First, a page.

Tax Day, April 15
A day to celebrate, lament, and (most of all) make a commitment to tax justice
Tax Day, April 15, often brings conflicted feelings about paying our taxes. On the one hand, it is a time to celebrate our democracy. We elect representatives who pass laws, including ones that tax us, and we calmly and honestly pay our taxes. We have a commitment to our neighbors and the common good. Programs funded by our taxes house the homeless (the Section 8 housing program and others), provide health care for those without insurance (Medicaid, "Obamacare"), and feed the hungry (Food Stamps, now called Supplemental Nutrition Assistance Program, and WIC for pregnant women and infants). The faith community maintains many feeding programs also. But David Beckman, president of the anti-hunger organization Bread for the World, reminds us that all the food provided through faith-based feeding programs is just a small fraction (6%) of the food provided by the federal government. Public programs are essential. Our taxes also pay for all the other things that contribute to our common good: environmental protection, education and training, public health, roads and bridges, food and consumer safety, public parks, the court system, public safety, and many more. We could (and probably often do) note the defects and inadequacies in many of these programs and services. But without our taxes, they would not exist at all. We show our love for our sisters and brothers in the U.S. and around the globe by paying our taxes and funding the programs and services that make our world a better place.
But we also know there are problems with our tax system and the federal budget. We often dislike how our tax money is spent: too much for the military, too little to lift people out of poverty, provide opportunities for all, and create thriving communities. Another concern is that some people and corporations pay less than their fair share.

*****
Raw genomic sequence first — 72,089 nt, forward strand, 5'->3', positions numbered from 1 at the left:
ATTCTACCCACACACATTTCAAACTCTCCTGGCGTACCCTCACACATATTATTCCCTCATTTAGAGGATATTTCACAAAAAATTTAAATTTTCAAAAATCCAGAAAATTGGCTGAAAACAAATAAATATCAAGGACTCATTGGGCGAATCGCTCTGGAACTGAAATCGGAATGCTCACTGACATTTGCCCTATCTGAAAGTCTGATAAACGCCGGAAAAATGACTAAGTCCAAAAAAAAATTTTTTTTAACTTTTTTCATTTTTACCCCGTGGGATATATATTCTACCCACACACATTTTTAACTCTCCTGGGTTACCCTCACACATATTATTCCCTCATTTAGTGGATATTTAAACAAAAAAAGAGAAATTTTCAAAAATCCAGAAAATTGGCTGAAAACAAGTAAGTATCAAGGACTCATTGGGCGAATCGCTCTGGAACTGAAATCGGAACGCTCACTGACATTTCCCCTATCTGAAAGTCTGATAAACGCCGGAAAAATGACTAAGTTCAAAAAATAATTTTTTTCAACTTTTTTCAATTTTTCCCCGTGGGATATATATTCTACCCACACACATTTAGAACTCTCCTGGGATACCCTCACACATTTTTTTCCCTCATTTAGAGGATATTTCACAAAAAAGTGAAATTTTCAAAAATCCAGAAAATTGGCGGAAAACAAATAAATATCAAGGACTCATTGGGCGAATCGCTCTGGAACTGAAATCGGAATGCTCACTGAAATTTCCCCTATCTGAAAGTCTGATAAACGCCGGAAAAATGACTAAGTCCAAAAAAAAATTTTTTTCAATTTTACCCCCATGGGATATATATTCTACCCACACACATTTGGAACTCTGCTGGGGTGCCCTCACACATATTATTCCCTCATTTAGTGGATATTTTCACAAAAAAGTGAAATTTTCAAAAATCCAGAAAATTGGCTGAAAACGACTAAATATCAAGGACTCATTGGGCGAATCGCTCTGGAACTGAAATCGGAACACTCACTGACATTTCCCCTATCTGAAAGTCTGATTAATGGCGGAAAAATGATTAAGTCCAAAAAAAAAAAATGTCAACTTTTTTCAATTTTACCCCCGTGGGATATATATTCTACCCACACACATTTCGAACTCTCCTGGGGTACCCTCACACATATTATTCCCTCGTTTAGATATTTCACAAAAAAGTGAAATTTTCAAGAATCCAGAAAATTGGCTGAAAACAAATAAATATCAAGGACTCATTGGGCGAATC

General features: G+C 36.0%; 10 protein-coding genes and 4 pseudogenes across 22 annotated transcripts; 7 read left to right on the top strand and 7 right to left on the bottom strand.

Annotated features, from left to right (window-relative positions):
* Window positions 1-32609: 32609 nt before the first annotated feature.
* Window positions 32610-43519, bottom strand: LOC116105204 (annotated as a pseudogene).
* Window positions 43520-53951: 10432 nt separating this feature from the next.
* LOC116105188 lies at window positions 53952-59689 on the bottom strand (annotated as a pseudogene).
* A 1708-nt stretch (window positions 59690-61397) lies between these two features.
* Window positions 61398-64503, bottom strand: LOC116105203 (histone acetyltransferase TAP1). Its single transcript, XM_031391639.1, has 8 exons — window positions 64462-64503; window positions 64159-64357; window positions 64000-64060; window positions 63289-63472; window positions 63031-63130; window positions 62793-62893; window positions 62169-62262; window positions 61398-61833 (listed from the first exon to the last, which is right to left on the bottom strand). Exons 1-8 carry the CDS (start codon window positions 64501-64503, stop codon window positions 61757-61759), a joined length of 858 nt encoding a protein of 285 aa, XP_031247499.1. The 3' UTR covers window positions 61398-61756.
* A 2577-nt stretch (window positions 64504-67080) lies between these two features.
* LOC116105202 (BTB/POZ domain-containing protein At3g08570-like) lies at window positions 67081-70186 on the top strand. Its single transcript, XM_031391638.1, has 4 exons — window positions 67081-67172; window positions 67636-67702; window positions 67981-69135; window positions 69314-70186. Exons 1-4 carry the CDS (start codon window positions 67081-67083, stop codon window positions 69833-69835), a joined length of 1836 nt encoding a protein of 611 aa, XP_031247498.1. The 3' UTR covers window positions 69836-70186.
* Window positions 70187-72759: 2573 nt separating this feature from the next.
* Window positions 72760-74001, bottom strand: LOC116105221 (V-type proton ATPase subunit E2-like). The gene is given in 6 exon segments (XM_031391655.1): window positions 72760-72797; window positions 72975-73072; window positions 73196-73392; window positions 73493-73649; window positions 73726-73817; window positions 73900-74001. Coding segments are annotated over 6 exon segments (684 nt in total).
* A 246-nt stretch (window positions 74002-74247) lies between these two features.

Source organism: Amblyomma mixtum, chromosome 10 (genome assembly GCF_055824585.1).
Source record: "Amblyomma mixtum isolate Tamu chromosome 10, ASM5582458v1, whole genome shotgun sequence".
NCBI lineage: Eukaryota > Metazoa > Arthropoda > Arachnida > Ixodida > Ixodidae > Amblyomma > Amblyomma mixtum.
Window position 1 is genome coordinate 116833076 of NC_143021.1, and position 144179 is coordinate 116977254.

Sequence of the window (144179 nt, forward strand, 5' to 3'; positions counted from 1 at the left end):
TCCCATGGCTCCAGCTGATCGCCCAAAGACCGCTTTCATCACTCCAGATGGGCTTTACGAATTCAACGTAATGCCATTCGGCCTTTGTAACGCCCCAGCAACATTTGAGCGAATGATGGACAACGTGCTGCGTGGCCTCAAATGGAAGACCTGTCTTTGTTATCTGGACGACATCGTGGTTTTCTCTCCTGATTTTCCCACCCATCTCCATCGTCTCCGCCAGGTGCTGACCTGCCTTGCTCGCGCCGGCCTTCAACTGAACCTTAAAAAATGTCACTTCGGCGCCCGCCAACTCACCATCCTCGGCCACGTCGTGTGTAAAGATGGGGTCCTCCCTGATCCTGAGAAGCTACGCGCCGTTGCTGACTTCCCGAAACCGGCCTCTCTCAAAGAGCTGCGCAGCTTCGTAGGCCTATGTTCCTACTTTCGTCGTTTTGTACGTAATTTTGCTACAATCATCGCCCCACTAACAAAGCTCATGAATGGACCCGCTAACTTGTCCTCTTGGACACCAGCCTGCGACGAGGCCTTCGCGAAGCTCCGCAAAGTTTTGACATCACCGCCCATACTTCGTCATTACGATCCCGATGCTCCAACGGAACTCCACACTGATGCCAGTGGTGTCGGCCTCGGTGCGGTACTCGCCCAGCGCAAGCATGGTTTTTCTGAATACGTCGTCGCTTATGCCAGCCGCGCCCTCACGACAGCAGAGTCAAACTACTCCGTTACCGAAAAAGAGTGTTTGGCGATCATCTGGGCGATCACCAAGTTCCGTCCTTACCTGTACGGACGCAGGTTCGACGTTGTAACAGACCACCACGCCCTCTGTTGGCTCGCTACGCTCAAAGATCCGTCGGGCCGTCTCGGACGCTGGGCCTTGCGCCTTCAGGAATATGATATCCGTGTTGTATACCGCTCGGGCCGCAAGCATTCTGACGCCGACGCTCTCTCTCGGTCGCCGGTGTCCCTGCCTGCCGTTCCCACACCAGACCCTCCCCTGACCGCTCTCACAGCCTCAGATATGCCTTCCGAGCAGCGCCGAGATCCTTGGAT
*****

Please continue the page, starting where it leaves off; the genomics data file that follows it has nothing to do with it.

Fifty years ago, corporations as a group paid more than 20% of all the taxes collected by the federal government. That share has steadily fallen and in 2013, corporations paid just 10% of federal taxes – at a time when profits were at record highs. Many, very profitable corporations pay no taxes. Legal loopholes allow firms like Verizon, GE, and Boeing to go years without paying a dime. A 2013 General Synod resolution called for reform of the corporate tax system including an end to loopholes and tax havens, and an increase in the amount of taxes paid by corporations.
The most wealthy households, the top 1/100th of 1% (some 16,000 households with incomes over $10 million), have also seen dramatic declines in their taxes over the past 40 years – just at the time when their income and wealth were skyrocketing. Prior to 1970s, these households paid over 70% of their income in tax (this is the actual amount paid, not their marginal tax rate). Since then, their taxes have repeatedly been cut and today they pay less than 40% of their income in tax. The Synod resolution also spoke to this concern. If corporations and the wealthy paid higher taxes, the federal government would be better able to provide needed programs and services, and the federal debt would be smaller.
So Tax Day gives us reasons to celebrate and to lament. May it also be a day when we make a commitment to work for tax fairness: everyone paying their fair share for programs and services that serve the common good and create a world where all God’s people and creation live in the fullness of life.